'Across America, and then from San Francisco. It's anything but a cheap place, I believe.'

'Still, for a time. The thing is to get away, don't you think?'

'No doubt of that. -- Honolulu -- by Jove! it's an idea. I should like to see those islands myself'

'And it isn't commonplace,' remarked Sibyl. 'One would go off with a certain eclat. Very different from starting for the Continent in the humdrum way.'

The more Carnaby thought of it, the better he liked this suggestion. That Sibyl should voluntarily propose so long a journey surprised and delighted him. The tropics were not his favourite region, and those islands of the Pacific offered no scope for profitable energy; he did not want to climb volcanoes, still less to lounge beneath bananas and breadfruit-trees, however pleasant such an escape from civilisation might seem at the first glance. A year of marriage, of idleness amid amusements, luxuries, extravagances, for which he had no taste, was bearing its natural result in masculine restiveness. His robust physique and temper, essentially combative, demanded liberty under conditions of rude or violent life. He was not likely to find a satisfying range in any mode of existence that would be shared by Sibyl. But he clutched at any chance of extensive travel. It might be necessary -- it certainly would be -- to make further incision into his capital, and so diminish the annual return upon which he could count for the future; but when his income had already become ludicrously inadequate, what did that matter? The years of independence were past; somehow or other, he must make money. Everybody did it nowadays, and an 'opening' would of course present itself, something would of course 'turn up'.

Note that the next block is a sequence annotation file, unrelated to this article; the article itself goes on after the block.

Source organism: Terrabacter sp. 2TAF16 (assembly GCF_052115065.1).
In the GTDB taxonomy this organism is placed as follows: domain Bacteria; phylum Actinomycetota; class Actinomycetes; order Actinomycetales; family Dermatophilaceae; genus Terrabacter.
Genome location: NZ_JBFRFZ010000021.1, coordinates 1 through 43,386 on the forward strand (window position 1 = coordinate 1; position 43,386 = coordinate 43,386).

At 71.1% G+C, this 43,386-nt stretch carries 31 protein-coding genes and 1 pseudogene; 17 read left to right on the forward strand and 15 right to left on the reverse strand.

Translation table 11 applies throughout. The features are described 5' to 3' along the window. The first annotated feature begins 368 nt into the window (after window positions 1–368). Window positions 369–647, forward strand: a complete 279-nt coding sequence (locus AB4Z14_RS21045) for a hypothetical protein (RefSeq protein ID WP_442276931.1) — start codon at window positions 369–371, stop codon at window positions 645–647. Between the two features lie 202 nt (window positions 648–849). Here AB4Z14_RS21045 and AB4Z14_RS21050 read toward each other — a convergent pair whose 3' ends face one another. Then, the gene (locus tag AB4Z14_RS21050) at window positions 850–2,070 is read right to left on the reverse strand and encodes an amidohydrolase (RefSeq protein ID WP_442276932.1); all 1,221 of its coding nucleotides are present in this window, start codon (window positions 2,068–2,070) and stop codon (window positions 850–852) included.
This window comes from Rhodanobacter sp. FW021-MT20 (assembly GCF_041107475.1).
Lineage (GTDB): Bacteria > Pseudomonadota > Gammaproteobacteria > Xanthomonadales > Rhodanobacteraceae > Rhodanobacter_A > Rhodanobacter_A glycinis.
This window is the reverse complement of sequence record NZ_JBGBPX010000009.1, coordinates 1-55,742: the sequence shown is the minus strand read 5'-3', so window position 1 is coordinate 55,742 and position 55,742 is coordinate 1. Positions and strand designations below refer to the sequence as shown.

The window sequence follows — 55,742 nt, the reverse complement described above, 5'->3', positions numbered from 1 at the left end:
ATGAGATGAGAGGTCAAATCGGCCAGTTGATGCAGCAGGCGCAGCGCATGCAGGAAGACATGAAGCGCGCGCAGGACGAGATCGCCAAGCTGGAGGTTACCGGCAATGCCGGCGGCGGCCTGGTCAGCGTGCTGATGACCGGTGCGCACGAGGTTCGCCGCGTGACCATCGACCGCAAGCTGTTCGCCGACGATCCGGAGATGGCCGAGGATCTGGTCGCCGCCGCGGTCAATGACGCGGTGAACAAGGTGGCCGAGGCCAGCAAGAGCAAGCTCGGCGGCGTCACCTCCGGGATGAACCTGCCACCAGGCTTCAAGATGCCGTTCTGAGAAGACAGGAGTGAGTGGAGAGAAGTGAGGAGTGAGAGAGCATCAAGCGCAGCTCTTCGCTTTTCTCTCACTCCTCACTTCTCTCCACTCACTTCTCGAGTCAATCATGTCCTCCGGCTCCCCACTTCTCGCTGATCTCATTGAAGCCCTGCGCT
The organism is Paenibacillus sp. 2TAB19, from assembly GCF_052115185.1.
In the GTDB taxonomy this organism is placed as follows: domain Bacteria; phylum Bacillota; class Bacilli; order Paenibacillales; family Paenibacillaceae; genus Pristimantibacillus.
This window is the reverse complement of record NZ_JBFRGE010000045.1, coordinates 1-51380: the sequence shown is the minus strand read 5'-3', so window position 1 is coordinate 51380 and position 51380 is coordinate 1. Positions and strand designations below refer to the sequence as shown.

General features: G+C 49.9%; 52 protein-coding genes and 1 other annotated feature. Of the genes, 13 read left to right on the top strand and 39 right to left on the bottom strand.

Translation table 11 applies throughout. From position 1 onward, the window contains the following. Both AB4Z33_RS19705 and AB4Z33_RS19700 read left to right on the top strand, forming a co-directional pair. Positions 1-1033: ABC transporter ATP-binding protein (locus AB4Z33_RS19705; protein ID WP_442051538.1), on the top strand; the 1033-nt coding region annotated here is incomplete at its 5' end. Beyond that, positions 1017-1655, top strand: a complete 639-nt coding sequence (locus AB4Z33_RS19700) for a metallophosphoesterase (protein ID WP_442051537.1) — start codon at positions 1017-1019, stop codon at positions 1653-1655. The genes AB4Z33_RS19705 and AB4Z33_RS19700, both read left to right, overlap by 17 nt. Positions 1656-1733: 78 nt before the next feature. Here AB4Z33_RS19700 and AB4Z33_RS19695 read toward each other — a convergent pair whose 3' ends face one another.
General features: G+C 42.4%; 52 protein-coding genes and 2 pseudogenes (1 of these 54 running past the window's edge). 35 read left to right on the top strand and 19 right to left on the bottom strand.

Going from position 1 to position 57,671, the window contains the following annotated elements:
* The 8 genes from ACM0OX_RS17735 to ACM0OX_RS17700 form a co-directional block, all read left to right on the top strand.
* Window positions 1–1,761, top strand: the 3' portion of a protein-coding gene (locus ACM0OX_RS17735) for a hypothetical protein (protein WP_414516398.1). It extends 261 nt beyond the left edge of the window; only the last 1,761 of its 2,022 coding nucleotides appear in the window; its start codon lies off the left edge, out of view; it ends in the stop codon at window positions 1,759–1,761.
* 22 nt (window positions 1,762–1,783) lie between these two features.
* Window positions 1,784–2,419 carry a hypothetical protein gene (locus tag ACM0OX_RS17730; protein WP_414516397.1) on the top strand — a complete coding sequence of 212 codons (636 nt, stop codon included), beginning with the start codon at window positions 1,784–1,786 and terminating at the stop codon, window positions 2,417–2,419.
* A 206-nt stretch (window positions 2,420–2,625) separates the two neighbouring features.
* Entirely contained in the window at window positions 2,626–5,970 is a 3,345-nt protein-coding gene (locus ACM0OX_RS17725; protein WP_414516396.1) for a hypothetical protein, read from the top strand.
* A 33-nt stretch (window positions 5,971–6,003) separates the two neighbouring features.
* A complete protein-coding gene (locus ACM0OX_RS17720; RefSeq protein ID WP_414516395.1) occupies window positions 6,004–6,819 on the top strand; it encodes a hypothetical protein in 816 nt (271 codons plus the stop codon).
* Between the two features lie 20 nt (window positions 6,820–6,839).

He stretched his limbs in a sudden vast relief.

'Bravo! The idea is excellent. Shall we sell all this stuff?' waving a hand to indicate the furniture.

'Oh, I think not. Warehouse it.'